The New York Times posted a very detailed article about an insurance company that sold life insurance policies on slaves. Copies of some of those policies can be found at the Schomburg Center for Research in Black Culture.
Nautilus Mutual Life Insurance Company opened in Manhattan’s financial district in 1845. It wasn’t able to get enough sales of life insurance policies that year. The company started selling a different kind of life insurance policies in the South. Nautilus encouraged Southern slave owners to buy insurance on the lives of their slaves.
The New York Times reports: “Alive, slaves were among a white man’s most prized assets. Dead, they were considered virtually worthless. Life insurance changed that calculus, allowing slave owners to recoup three-quarters of a slave’s value in the event of an untimely death.”
Today, Nautilus Mutual Life Insurance Company is known as New York Life. It is not the only insurance company that sold life insurance policies on slaves. Aetna and US Life sold the those policies, too. In general, the policies were sold to slave owners “whose laborers engaged in hazardous work in mines, lumber mills, turpentine factories, and steamboats in the industrializing sectors of the South.”
The Shomburg Center for Research in Black Culture is a division of the New York Public Library. It has digital copies of a few of the life insurance policies on slaves. One was on a slave named Robert Moody The policy was sold by Nautilus Mutual Life Insurance Company of New York. It is hand written and difficult to read.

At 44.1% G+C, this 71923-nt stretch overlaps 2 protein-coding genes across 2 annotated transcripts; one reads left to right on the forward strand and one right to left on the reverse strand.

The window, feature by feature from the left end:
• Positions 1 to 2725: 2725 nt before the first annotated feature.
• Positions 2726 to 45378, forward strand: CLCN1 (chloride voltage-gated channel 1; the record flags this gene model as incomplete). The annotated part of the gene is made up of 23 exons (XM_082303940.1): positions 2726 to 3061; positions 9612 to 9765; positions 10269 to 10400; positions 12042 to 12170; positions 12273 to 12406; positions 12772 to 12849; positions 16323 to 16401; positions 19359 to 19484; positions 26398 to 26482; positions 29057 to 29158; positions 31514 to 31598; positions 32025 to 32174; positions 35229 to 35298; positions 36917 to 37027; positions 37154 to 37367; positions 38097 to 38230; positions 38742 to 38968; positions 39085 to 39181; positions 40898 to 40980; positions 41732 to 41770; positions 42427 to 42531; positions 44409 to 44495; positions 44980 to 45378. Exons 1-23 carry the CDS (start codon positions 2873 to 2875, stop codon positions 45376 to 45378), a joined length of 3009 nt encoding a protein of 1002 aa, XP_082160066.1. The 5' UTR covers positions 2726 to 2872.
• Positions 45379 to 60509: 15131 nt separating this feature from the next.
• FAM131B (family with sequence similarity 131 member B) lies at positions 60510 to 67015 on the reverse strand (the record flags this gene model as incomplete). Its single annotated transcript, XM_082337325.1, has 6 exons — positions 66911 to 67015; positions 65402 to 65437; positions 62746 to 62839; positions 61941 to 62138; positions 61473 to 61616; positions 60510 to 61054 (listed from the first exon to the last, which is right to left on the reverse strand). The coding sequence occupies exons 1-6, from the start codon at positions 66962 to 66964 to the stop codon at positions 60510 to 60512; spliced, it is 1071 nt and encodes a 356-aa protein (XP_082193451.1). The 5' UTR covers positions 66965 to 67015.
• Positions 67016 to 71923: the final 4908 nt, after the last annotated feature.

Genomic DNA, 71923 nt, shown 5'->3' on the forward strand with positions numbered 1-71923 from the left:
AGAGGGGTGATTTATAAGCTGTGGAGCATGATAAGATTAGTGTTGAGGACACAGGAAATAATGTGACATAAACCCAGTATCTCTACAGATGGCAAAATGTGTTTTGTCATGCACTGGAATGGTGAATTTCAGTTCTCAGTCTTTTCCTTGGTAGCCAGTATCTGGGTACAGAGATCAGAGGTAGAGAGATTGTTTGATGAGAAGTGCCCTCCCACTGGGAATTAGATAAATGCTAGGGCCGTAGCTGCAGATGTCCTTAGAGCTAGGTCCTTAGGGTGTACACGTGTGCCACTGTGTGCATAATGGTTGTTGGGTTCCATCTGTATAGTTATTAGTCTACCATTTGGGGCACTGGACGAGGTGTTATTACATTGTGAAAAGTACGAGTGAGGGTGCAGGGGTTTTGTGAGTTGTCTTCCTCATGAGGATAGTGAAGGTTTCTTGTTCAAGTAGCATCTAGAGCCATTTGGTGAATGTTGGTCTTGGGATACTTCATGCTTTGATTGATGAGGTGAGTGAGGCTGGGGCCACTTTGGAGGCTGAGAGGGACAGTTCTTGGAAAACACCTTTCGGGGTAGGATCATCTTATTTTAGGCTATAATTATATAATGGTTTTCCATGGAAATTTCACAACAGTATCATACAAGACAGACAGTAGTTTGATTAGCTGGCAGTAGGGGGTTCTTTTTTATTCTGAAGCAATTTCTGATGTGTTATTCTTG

Policy number 1141 was taken out on a slave named Warwick who labored on a Kentucky steamboat. He was assigned to feed the furnace that kept the steamboat moving. The New York Times reported that policy number 447 was on Nathan York, who labored in the Virginia coal mines. The New York Times also reported that policy number 1150 was on Anthony, who labored in a sawmill in North Carolina.
New York Life donated some of their old insurance policy documents that included the names of slaves and slaveholders to the Schomburg Center for Research in Black Culture (along with their old accounting books). Those documents are available to the public. New York Life has stored the rest of their slave insurance policy documents in a private corporate archive.
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